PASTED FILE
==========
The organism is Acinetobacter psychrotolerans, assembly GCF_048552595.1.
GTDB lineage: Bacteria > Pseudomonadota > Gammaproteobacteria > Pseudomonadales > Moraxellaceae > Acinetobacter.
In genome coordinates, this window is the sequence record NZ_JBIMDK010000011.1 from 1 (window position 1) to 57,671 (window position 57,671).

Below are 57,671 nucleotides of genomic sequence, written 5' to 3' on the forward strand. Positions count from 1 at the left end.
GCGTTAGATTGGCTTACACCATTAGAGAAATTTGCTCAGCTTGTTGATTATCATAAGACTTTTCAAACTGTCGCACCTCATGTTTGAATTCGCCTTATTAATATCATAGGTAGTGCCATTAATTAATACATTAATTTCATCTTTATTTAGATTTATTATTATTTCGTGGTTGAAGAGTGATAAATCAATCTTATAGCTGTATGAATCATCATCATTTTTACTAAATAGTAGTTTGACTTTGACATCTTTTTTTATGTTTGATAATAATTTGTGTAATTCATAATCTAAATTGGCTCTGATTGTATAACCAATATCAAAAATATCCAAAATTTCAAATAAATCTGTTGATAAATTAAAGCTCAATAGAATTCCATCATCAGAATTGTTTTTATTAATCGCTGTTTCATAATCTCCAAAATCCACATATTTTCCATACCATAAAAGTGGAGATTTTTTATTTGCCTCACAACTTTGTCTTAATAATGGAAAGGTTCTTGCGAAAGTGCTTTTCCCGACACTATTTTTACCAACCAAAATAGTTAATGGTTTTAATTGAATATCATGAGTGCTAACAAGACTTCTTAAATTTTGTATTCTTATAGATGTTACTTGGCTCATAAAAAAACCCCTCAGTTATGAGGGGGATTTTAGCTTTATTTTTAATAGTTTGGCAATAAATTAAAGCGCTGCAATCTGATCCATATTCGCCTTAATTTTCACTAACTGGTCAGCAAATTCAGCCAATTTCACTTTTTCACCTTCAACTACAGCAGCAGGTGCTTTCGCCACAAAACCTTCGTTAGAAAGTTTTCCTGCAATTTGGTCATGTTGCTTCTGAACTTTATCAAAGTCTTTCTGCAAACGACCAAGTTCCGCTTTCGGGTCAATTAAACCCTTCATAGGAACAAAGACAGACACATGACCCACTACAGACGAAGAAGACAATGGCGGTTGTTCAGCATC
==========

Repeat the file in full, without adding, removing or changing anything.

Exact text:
The organism is Acinetobacter psychrotolerans, assembly GCF_048552595.1.
GTDB lineage: Bacteria > Pseudomonadota > Gammaproteobacteria > Pseudomonadales > Moraxellaceae > Acinetobacter.
In genome coordinates, this window is the sequence record NZ_JBIMDK010000011.1 from 1 (window position 1) to 57,671 (window position 57,671).

Below are 57,671 nucleotides of genomic sequence, written 5' to 3' on the forward strand. Positions count from 1 at the left end.
GCGTTAGATTGGCTTACACCATTAGAGAAATTTGCTCAGCTTGTTGATTATCATAAGACTTTTCAAACTGTCGCACCTCATGTTTGAATTCGCCTTATTAATATCATAGGTAGTGCCATTAATTAATACATTAATTTCATCTTTATTTAGATTTATTATTATTTCGTGGTTGAAGAGTGATAAATCAATCTTATAGCTGTATGAATCATCATCATTTTTACTAAATAGTAGTTTGACTTTGACATCTTTTTTTATGTTTGATAATAATTTGTGTAATTCATAATCTAAATTGGCTCTGATTGTATAACCAATATCAAAAATATCCAAAATTTCAAATAAATCTGTTGATAAATTAAAGCTCAATAGAATTCCATCATCAGAATTGTTTTTATTAATCGCTGTTTCATAATCTCCAAAATCCACATATTTTCCATACCATAAAAGTGGAGATTTTTTATTTGCCTCACAACTTTGTCTTAATAATGGAAAGGTTCTTGCGAAAGTGCTTTTCCCGACACTATTTTTACCAACCAAAATAGTTAATGGTTTTAATTGAATATCATGAGTGCTAACAAGACTTCTTAAATTTTGTATTCTTATAGATGTTACTTGGCTCATAAAAAAACCCCTCAGTTATGAGGGGGATTTTAGCTTTATTTTTAATAGTTTGGCAATAAATTAAAGCGCTGCAATCTGATCCATATTCGCCTTAATTTTCACTAACTGGTCAGCAAATTCAGCCAATTTCACTTTTTCACCTTCAACTACAGCAGCAGGTGCTTTCGCCACAAAACCTTCGTTAGAAAGTTTTCCTGCAATTTGGTCATGTTGCTTCTGAACTTTATCAAAGTCTTTCTGCAAACGACCAAGTTCCGCTTTCGGGTCAATTAAACCCTTCATAGGAACAAAGACAGACACATGACCCACTACAGACGAAGAAGACAATGGCGGTTGTTCAGCATC